“Whoa, Dwight, slow down!” urges Morgan Edge, president of Galaxy Communications, to a high-school age visitor that he is inexplicably responsible for. “Kent may be smooth-as-vanilla on the air, but off-camera he’s no electric thrill!”
Dwight Decker is a member of his school’s journalism club, who’s traveled sixty miles to Metropolis for an interview with Clark Kent. He hasn’t tried to contact Clark before this; he just showed up at WGBS in the hope of grabbing a few minutes with his news idol.
“Mr. Kent — you and I need to rap!” Dwight cries, sighting his prey down the hall. But when he turns the corner, Mr. Kent has vanished, still unrapped. In the next issue, Dwight tries hanging around outside Clark’s apartment building, but is disappointed once again.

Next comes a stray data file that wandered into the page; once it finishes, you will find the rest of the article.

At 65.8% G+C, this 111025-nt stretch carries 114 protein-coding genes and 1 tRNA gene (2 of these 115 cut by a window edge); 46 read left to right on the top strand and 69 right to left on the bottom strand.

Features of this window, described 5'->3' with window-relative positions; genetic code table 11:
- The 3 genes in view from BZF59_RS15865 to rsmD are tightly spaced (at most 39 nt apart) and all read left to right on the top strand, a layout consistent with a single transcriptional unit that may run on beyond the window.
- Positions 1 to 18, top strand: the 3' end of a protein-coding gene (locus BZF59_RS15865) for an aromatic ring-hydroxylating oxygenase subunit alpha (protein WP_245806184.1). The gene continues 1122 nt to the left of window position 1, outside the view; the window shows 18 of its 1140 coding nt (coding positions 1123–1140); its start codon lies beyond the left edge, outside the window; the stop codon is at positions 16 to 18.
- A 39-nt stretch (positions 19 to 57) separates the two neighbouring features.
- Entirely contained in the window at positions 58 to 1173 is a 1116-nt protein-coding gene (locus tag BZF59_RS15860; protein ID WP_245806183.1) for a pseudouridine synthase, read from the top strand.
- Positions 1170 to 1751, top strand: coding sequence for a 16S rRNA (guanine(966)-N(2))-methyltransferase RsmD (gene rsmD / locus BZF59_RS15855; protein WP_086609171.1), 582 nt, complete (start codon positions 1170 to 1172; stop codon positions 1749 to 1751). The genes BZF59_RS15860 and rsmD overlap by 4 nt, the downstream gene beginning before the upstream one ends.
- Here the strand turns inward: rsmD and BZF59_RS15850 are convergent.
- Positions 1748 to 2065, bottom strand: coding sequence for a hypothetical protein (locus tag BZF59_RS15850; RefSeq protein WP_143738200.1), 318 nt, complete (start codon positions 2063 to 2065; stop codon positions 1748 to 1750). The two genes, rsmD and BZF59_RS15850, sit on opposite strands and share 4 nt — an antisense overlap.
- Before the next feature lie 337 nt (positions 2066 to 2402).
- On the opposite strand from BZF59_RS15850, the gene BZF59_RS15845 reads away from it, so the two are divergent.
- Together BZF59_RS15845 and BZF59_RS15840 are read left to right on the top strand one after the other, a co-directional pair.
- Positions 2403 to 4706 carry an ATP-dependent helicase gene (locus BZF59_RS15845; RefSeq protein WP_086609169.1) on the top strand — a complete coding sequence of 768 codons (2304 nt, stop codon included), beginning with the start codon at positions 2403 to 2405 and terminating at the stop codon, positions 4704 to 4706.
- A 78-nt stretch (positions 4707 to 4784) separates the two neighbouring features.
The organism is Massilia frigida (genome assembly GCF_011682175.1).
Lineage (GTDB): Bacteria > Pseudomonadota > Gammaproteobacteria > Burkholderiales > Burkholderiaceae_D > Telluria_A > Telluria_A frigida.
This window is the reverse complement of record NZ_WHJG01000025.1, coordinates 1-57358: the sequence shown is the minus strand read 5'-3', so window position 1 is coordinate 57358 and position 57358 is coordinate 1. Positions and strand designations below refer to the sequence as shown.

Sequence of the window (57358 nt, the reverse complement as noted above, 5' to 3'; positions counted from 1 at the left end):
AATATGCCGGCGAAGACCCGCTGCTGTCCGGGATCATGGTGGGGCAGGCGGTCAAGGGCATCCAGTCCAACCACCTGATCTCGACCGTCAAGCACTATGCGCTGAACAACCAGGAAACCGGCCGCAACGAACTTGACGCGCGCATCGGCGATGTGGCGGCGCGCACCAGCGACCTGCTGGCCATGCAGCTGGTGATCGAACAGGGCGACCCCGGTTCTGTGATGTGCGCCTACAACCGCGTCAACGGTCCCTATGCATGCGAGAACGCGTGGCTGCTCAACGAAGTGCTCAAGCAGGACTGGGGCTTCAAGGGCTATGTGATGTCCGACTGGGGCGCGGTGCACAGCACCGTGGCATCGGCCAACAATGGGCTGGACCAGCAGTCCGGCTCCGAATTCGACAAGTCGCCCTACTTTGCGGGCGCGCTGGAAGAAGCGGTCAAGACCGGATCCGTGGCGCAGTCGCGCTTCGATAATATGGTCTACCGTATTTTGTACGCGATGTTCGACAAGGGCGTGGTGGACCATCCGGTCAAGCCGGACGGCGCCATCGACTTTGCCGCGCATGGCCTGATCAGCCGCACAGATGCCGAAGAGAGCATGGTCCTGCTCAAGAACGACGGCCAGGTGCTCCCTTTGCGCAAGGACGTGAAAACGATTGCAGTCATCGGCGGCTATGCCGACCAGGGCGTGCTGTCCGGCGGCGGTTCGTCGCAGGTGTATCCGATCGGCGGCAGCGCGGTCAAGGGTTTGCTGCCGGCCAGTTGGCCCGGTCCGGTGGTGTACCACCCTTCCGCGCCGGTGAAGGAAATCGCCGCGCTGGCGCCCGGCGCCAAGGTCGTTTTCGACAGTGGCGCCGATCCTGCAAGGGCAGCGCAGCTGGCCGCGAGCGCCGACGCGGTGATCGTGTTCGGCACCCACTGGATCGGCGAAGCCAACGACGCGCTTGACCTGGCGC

You may be wondering what role Dwight has to play in the ongoing saga of Superman’s comic book adventures. The answer is: none at all.
Continue reading Superman III 4.30: As the World Turns →
Time Magazine — August 1, 1977:
“Even with the crane and wires, flying is not easy. Christopher Reeve, 24, who plays Superman, has to make a dozen or so passes 50 ft. in the air before he bags his cat, made suitably cooperative by the taxidermist. Every once in a while Superman is brought down for an adjustment of his ailerons. He has 25 different costumes and perhaps six different kinds of capes—for standing, sitting, flying and coming in for a landing. He is now wearing his flying cape, which is stretched out with wires so that it appears to billow in the wind.
“The changes made, he goes back into the air, accompanied by cheers from local residents who are hanging out of windows. “Hey, Supraman, why cantcha get the cat?” someone shouts in that rich blend of gravel and adenoids known as Brooklynese. “Thattaboy, Supraman!” yells another when he actually touches the dusty beast.”
Continue reading Superman 1.62: Catching the Cat →